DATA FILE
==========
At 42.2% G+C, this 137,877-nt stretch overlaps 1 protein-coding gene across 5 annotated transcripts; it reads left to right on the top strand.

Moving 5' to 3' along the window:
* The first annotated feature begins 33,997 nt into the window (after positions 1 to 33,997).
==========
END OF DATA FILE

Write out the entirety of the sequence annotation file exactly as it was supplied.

At 42.2% G+C, this 137,877-nt stretch overlaps 1 protein-coding gene across 5 annotated transcripts; it reads left to right on the top strand.

Moving 5' to 3' along the window:
* The first annotated feature begins 33,997 nt into the window (after positions 1 to 33,997).